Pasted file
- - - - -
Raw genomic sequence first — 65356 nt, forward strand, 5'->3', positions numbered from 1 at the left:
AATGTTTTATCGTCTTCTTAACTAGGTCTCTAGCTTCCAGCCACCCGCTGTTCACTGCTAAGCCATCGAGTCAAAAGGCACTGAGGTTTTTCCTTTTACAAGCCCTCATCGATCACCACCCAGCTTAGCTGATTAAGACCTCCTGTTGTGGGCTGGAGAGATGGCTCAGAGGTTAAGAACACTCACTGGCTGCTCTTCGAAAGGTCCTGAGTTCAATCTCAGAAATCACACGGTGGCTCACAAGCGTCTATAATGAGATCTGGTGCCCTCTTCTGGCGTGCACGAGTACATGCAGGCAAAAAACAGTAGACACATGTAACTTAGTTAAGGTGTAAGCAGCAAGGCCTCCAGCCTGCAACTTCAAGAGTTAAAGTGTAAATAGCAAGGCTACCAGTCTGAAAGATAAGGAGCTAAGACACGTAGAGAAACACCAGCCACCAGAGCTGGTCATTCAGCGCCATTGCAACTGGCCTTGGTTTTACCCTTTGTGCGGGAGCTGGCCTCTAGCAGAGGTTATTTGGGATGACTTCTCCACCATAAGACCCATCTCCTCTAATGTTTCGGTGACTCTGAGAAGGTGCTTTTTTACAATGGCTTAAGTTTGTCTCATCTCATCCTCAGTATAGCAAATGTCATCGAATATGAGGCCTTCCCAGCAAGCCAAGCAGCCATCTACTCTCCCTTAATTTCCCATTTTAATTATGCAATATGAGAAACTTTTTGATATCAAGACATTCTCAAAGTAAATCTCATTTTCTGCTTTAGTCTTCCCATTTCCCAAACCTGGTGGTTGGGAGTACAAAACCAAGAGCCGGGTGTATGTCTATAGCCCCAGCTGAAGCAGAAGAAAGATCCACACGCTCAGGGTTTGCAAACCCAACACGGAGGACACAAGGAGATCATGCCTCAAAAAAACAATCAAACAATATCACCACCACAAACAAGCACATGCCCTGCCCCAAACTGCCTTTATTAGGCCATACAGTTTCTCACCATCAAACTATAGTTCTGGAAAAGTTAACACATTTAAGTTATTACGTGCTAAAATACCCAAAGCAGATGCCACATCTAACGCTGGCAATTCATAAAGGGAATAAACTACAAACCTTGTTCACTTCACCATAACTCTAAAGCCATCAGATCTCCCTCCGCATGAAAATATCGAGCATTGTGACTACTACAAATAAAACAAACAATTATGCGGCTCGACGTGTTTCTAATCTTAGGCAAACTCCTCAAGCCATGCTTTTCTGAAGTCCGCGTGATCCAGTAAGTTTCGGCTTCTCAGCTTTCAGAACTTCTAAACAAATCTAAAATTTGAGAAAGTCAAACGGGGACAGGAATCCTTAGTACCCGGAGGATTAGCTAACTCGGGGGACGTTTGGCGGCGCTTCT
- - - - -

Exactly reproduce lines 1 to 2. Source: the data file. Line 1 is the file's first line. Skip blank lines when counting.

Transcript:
Raw genomic sequence first — 65356 nt, forward strand, 5'->3', positions numbered from 1 at the left:
AATGTTTTATCGTCTTCTTAACTAGGTCTCTAGCTTCCAGCCACCCGCTGTTCACTGCTAAGCCATCGAGTCAAAAGGCACTGAGGTTTTTCCTTTTACAAGCCCTCATCGATCACCACCCAGCTTAGCTGATTAAGACCTCCTGTTGTGGGCTGGAGAGATGGCTCAGAGGTTAAGAACACTCACTGGCTGCTCTTCGAAAGGTCCTGAGTTCAATCTCAGAAATCACACGGTGGCTCACAAGCGTCTATAATGAGATCTGGTGCCCTCTTCTGGCGTGCACGAGTACATGCAGGCAAAAAACAGTAGACACATGTAACTTAGTTAAGGTGTAAGCAGCAAGGCCTCCAGCCTGCAACTTCAAGAGTTAAAGTGTAAATAGCAAGGCTACCAGTCTGAAAGATAAGGAGCTAAGACACGTAGAGAAACACCAGCCACCAGAGCTGGTCATTCAGCGCCATTGCAACTGGCCTTGGTTTTACCCTTTGTGCGGGAGCTGGCCTCTAGCAGAGGTTATTTGGGATGACTTCTCCACCATAAGACCCATCTCCTCTAATGTTTCGGTGACTCTGAGAAGGTGCTTTTTTACAATGGCTTAAGTTTGTCTCATCTCATCCTCAGTATAGCAAATGTCATCGAATATGAGGCCTTCCCAGCAAGCCAAGCAGCCATCTACTCTCCCTTAATTTCCCATTTTAATTATGCAATATGAGAAACTTTTTGATATCAAGACATTCTCAAAGTAAATCTCATTTTCTGCTTTAGTCTTCCCATTTCCCAAACCTGGTGGTTGGGAGTACAAAACCAAGAGCCGGGTGTATGTCTATAGCCCCAGCTGAAGCAGAAGAAAGATCCACACGCTCAGGGTTTGCAAACCCAACACGGAGGACACAAGGAGATCATGCCTCAAAAAAACAATCAAACAATATCACCACCACAAACAAGCACATGCCCTGCCCCAAACTGCCTTTATTAGGCCATACAGTTTCTCACCATCAAACTATAGTTCTGGAAAAGTTAACACATTTAAGTTATTACGTGCTAAAATACCCAAAGCAGATGCCACATCTAACGCTGGCAATTCATAAAGGGAATAAACTACAAACCTTGTTCACTTCACCATAACTCTAAAGCCATCAGATCTCCCTCCGCATGAAAATATCGAGCATTGTGACTACTACAAATAAAACAAACAATTATGCGGCTCGACGTGTTTCTAATCTTAGGCAAACTCCTCAAGCCATGCTTTTCTGAAGTCCGCGTGATCCAGTAAGTTTCGGCTTCTCAGCTTTCAGAACTTCTAAACAAATCTAAAATTTGAGAAAGTCAAACGGGGACAGGAATCCTTAGTACCCGGAGGATTAGCTAACTCGGGGGACGTTTGGCGGCGCTTCT